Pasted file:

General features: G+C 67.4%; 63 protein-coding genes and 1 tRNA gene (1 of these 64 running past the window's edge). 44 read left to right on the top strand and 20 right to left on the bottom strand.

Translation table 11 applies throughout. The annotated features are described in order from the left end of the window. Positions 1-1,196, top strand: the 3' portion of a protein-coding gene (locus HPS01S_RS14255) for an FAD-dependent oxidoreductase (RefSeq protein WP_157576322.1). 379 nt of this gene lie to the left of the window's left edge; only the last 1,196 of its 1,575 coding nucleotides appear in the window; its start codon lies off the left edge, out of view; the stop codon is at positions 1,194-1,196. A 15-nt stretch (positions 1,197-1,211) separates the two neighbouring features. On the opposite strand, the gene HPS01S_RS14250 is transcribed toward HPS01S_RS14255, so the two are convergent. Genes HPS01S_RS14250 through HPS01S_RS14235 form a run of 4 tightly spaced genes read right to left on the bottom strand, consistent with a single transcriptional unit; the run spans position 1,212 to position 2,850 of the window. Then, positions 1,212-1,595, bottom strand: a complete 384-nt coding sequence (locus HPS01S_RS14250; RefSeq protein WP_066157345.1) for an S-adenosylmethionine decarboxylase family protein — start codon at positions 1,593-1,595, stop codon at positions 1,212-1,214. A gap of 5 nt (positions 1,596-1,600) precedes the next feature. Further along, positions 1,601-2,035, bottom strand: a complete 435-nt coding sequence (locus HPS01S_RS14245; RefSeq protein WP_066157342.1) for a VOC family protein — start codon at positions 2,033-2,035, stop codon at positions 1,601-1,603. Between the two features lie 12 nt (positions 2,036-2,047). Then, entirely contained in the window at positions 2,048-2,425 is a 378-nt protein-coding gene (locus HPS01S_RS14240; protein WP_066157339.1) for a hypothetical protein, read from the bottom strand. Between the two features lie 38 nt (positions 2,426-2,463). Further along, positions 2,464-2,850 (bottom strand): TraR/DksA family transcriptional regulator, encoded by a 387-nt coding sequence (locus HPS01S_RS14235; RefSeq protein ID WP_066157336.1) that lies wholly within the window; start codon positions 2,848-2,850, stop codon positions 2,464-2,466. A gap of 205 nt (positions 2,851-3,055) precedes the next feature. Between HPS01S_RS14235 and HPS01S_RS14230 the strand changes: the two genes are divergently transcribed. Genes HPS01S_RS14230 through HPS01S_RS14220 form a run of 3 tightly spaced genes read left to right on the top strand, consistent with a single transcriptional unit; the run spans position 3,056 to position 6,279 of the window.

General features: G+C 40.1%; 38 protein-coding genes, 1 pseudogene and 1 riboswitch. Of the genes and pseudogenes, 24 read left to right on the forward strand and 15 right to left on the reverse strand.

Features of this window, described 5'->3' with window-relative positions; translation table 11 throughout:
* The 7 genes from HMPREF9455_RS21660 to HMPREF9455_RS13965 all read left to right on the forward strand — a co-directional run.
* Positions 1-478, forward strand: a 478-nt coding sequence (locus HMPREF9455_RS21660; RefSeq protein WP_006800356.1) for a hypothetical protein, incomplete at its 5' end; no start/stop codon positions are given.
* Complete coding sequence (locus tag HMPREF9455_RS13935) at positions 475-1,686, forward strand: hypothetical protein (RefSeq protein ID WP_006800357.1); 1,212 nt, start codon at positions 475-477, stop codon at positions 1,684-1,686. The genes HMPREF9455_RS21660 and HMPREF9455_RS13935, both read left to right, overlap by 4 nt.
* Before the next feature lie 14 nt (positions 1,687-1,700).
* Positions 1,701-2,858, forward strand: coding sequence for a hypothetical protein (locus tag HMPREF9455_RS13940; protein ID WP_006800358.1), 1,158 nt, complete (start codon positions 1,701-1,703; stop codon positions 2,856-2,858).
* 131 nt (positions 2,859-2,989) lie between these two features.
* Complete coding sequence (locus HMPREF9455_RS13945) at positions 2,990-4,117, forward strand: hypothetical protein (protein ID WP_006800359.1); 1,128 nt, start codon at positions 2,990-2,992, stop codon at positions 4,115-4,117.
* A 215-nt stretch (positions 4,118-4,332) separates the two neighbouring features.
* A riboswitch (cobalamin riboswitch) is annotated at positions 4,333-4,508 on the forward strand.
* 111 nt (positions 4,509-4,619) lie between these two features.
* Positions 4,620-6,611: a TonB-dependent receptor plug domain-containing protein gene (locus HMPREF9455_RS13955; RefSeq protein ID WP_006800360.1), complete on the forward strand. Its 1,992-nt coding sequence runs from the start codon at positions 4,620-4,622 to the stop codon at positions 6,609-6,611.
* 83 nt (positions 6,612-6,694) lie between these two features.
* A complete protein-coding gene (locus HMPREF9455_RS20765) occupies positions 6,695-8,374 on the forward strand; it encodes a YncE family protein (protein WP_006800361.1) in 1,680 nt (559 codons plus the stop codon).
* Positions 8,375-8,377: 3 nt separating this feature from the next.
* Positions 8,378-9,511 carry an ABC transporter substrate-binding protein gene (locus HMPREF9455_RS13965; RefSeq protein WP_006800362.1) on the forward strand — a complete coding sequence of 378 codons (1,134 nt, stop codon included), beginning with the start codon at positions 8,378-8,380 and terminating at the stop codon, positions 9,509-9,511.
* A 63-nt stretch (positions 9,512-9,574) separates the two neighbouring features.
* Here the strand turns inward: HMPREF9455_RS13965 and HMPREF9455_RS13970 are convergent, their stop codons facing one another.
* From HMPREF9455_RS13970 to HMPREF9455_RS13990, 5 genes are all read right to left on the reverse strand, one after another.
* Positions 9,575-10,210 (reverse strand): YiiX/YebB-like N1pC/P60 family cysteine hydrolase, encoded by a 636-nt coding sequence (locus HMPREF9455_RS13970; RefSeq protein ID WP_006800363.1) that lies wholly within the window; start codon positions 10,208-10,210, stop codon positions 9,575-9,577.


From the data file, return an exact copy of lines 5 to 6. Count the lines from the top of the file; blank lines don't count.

* The 7 genes from HMPREF9455_RS21660 to HMPREF9455_RS13965 all read left to right on the forward strand — a co-directional run.
* Positions 1-478, forward strand: a 478-nt coding sequence (locus HMPREF9455_RS21660; RefSeq protein WP_006800356.1) for a hypothetical protein, incomplete at its 5' end; no start/stop codon positions are given.